AROUND THE WORLD, people in grassroots resistance movements are defending communities on the frontlines of climate change and industrial fossil fuel production—the extraction, transportation, and burning of oil, coal, and natural gas. The prints in this project, a collaboration between CultureStrike (a migrant-led arts and social justice organization) and the Justseeds Artists’ Cooperative (a network of environmentally minded, social justice artists), document and amplify the work of these communities, bringing new voices to bear on the environmental movement.
Recognizing that the fossil fuel industry’s impact on people and the planet is dire, and that communities of color most often bear the brunt of it, CultureStrike and Justseeds paired migrant, indigenous, and environmental artists with organizations from threatened regions around the United States—from First Nations defending their land from energy conglomerates to activists trying to prevent the construction of pipelines. The images created by these collaborative efforts tell the stories of communities facing industrial extractive industries, as well as the organizations building resilience to stand against these industries and to create alternative, sustainable futures.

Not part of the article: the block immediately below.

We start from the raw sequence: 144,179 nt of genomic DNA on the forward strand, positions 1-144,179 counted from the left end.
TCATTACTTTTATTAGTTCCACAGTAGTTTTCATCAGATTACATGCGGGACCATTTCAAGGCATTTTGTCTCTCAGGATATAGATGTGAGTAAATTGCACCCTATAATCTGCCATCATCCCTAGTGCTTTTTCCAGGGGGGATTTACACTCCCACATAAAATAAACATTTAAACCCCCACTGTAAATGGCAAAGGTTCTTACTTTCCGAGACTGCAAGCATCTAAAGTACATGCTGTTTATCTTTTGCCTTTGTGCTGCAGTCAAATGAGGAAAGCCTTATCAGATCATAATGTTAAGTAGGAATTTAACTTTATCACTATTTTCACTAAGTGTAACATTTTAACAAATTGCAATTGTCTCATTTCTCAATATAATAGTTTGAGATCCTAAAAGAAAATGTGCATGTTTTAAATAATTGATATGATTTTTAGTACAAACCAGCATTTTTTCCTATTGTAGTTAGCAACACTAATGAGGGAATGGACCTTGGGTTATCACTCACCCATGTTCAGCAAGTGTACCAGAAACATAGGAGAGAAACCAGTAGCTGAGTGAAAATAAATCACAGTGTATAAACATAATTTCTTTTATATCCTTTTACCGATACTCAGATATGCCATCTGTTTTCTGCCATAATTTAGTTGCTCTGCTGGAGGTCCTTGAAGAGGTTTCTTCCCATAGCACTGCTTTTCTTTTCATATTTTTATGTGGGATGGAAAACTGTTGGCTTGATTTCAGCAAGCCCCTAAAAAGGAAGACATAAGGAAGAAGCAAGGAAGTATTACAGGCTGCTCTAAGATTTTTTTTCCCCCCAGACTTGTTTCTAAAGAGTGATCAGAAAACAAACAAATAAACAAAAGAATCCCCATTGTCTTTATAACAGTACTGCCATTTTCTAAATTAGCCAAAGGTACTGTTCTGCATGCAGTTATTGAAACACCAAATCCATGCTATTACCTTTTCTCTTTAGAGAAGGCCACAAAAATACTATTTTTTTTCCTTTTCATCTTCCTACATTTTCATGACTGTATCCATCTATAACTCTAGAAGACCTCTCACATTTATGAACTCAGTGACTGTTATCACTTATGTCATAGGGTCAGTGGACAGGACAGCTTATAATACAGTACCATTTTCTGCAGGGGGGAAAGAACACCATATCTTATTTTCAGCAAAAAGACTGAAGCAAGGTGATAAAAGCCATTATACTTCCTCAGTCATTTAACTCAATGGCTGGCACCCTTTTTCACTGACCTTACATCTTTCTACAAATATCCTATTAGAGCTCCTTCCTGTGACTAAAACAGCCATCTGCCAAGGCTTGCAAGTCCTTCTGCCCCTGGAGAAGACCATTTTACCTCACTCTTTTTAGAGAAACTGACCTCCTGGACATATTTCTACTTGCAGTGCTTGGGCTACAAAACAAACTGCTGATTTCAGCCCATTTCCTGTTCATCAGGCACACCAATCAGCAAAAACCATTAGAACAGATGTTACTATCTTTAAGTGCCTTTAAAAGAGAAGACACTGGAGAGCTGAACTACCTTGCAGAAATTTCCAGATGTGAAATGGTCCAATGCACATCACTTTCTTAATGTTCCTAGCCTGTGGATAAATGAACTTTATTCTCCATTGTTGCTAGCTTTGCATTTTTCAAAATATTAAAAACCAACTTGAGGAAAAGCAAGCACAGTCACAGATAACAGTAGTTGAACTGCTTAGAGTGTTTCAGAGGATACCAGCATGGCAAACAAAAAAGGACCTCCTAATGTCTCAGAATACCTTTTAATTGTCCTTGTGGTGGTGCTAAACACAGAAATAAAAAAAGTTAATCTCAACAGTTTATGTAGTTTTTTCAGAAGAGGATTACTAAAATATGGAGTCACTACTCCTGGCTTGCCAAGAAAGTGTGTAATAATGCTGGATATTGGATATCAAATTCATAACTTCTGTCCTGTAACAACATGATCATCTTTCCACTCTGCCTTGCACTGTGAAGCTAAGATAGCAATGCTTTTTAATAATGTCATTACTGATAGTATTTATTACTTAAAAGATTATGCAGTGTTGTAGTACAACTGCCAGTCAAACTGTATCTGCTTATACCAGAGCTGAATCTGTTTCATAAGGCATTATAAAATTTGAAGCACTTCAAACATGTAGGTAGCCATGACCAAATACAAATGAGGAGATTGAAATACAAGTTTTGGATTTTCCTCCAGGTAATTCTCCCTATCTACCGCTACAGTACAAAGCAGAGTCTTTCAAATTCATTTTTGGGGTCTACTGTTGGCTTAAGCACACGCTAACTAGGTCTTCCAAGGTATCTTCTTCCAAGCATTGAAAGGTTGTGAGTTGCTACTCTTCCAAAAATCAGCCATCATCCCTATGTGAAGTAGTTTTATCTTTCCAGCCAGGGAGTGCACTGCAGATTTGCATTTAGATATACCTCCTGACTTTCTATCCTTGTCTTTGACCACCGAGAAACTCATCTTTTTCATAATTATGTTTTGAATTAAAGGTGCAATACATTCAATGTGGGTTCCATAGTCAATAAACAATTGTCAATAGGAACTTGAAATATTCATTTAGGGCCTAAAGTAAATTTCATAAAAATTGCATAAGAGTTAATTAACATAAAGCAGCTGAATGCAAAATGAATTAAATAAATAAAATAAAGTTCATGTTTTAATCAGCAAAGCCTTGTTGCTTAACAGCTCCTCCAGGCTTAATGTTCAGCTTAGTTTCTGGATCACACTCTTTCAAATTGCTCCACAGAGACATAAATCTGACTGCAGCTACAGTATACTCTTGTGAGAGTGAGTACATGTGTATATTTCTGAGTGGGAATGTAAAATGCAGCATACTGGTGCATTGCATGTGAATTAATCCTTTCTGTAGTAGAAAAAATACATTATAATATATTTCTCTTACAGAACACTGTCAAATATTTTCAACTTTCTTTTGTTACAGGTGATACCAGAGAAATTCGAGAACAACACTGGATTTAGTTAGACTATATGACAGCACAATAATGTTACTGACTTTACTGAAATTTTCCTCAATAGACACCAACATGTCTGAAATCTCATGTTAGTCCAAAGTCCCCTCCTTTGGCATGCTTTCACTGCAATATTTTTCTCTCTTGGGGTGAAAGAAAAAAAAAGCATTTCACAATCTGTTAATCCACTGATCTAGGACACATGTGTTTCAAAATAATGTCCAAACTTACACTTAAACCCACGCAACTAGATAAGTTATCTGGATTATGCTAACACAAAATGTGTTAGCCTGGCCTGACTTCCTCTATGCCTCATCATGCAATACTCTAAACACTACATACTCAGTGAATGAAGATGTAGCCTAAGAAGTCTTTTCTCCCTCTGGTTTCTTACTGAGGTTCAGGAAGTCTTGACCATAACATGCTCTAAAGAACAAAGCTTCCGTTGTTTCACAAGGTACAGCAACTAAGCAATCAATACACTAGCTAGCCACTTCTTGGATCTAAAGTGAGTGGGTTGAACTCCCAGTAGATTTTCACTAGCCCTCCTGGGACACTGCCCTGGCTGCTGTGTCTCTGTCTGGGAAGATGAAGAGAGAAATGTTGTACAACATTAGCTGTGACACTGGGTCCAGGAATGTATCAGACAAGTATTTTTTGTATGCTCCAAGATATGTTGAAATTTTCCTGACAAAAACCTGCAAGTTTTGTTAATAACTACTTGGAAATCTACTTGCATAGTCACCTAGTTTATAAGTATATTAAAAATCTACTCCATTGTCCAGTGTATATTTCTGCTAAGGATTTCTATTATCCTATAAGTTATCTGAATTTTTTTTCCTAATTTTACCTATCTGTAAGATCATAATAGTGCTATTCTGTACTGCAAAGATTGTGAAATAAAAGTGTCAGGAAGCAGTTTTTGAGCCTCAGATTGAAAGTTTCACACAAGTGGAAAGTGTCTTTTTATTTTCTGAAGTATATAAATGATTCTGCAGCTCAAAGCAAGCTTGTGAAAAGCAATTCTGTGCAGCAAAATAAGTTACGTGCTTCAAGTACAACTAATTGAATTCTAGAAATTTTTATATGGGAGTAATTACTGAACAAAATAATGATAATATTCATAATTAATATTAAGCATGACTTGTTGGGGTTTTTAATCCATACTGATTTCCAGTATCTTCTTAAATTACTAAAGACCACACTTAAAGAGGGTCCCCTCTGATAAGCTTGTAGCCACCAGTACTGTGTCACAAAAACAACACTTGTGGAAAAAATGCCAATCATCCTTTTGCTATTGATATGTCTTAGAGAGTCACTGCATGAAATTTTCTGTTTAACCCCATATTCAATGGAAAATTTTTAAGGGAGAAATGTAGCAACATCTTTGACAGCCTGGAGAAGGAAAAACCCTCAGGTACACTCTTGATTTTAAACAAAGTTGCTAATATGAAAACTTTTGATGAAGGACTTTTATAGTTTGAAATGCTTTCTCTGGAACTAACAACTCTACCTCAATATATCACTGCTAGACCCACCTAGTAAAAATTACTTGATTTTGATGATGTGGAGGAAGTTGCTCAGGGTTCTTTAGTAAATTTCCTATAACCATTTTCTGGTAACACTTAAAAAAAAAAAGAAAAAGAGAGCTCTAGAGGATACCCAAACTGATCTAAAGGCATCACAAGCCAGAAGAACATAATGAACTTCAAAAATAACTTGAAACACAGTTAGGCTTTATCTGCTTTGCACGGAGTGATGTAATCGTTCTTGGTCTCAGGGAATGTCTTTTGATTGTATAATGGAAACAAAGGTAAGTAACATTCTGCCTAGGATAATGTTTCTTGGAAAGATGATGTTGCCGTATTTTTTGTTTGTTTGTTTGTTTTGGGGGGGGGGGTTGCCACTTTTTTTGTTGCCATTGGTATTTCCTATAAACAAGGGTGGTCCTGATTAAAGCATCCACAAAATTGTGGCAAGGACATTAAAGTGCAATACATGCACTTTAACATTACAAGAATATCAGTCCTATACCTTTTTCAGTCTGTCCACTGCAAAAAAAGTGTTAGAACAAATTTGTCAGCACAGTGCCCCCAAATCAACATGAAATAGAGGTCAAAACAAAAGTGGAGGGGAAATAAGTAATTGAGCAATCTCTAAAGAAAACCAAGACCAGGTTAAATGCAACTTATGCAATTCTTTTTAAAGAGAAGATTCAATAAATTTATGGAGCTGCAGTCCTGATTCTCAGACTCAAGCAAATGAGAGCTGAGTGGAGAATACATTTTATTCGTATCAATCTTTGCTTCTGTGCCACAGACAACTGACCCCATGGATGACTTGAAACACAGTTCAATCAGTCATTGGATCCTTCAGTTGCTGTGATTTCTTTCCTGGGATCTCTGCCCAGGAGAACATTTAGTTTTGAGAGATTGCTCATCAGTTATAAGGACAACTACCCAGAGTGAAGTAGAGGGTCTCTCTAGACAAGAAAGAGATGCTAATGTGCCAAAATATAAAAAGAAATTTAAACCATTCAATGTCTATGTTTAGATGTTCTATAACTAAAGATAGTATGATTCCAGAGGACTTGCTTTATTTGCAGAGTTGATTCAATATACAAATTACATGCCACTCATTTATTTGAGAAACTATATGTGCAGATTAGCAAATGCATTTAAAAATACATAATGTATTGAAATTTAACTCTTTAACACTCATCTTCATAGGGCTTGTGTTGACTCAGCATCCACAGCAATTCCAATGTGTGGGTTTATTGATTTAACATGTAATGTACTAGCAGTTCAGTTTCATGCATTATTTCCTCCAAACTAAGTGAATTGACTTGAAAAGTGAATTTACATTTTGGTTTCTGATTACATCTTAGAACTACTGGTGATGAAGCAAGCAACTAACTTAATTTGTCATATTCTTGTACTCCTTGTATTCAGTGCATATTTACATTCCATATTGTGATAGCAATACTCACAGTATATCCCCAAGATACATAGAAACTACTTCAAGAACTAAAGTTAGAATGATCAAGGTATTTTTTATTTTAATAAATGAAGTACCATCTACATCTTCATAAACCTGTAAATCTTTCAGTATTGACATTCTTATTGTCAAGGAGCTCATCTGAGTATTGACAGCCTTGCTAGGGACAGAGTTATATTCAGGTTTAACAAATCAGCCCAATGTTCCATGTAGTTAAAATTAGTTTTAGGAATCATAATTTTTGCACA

This collection of work, which will travel to schools, galleries, and museums, strengthens and supports environmental justice movements. And in engaging and giving voice to artists who might not otherwise have seen themselves as agents of change, it may have the power to move the climate conversation in a new direction.
By Pete Railand, in collaboration with Occupy Sandy.
Top left and right: By Rommy Torico, in collaboration with Kentuckians for the Commonwealth; by Micah Bazant, in collaboration with the Indigenous Environmental Network.
Bottom left and right: By Roger Peet, in collaboration with the San Carlos Apache; by Meredith Stern, in collaboration with Portland and Wild Idaho Rising Tide.
By Thomas Greyeyes, in collaboration with the San Carlos Apache.
By Agana, in collaboration with the Southwest Worker’s Union.